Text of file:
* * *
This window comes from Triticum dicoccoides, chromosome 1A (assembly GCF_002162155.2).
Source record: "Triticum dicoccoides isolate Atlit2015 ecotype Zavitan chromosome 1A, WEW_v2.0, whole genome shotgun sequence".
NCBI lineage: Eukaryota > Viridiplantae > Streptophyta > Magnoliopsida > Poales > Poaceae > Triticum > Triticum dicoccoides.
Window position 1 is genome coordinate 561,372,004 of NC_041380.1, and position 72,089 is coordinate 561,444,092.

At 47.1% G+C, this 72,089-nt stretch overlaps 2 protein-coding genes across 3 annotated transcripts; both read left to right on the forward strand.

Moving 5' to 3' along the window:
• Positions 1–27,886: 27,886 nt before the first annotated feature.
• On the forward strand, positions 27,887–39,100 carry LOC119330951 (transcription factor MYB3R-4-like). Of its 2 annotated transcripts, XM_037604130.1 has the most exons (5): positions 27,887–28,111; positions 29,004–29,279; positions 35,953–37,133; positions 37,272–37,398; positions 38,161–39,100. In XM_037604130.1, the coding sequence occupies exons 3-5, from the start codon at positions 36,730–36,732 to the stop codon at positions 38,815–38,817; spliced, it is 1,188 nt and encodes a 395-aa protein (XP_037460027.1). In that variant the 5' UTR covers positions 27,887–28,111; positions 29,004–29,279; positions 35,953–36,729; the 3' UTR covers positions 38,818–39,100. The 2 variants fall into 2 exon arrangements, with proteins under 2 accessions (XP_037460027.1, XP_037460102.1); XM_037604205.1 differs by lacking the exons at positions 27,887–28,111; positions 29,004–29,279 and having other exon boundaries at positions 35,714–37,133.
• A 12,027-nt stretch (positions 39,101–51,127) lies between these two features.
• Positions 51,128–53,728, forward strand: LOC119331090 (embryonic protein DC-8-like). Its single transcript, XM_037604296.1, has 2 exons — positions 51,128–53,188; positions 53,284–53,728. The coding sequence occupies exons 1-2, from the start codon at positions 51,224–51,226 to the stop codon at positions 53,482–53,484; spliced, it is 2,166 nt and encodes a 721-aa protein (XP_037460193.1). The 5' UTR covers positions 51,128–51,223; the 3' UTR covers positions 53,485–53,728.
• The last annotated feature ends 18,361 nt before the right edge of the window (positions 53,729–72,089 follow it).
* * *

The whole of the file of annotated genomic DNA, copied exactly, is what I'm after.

This window comes from Triticum dicoccoides, chromosome 1A (assembly GCF_002162155.2).
Source record: "Triticum dicoccoides isolate Atlit2015 ecotype Zavitan chromosome 1A, WEW_v2.0, whole genome shotgun sequence".
NCBI lineage: Eukaryota > Viridiplantae > Streptophyta > Magnoliopsida > Poales > Poaceae > Triticum > Triticum dicoccoides.
Window position 1 is genome coordinate 561,372,004 of NC_041380.1, and position 72,089 is coordinate 561,444,092.

At 47.1% G+C, this 72,089-nt stretch overlaps 2 protein-coding genes across 3 annotated transcripts; both read left to right on the forward strand.

Moving 5' to 3' along the window:
• Positions 1–27,886: 27,886 nt before the first annotated feature.
• On the forward strand, positions 27,887–39,100 carry LOC119330951 (transcription factor MYB3R-4-like). Of its 2 annotated transcripts, XM_037604130.1 has the most exons (5): positions 27,887–28,111; positions 29,004–29,279; positions 35,953–37,133; positions 37,272–37,398; positions 38,161–39,100. In XM_037604130.1, the coding sequence occupies exons 3-5, from the start codon at positions 36,730–36,732 to the stop codon at positions 38,815–38,817; spliced, it is 1,188 nt and encodes a 395-aa protein (XP_037460027.1). In that variant the 5' UTR covers positions 27,887–28,111; positions 29,004–29,279; positions 35,953–36,729; the 3' UTR covers positions 38,818–39,100. The 2 variants fall into 2 exon arrangements, with proteins under 2 accessions (XP_037460027.1, XP_037460102.1); XM_037604205.1 differs by lacking the exons at positions 27,887–28,111; positions 29,004–29,279 and having other exon boundaries at positions 35,714–37,133.
• A 12,027-nt stretch (positions 39,101–51,127) lies between these two features.
• Positions 51,128–53,728, forward strand: LOC119331090 (embryonic protein DC-8-like). Its single transcript, XM_037604296.1, has 2 exons — positions 51,128–53,188; positions 53,284–53,728. The coding sequence occupies exons 1-2, from the start codon at positions 51,224–51,226 to the stop codon at positions 53,482–53,484; spliced, it is 2,166 nt and encodes a 721-aa protein (XP_037460193.1). The 5' UTR covers positions 51,128–51,223; the 3' UTR covers positions 53,485–53,728.
• The last annotated feature ends 18,361 nt before the right edge of the window (positions 53,729–72,089 follow it).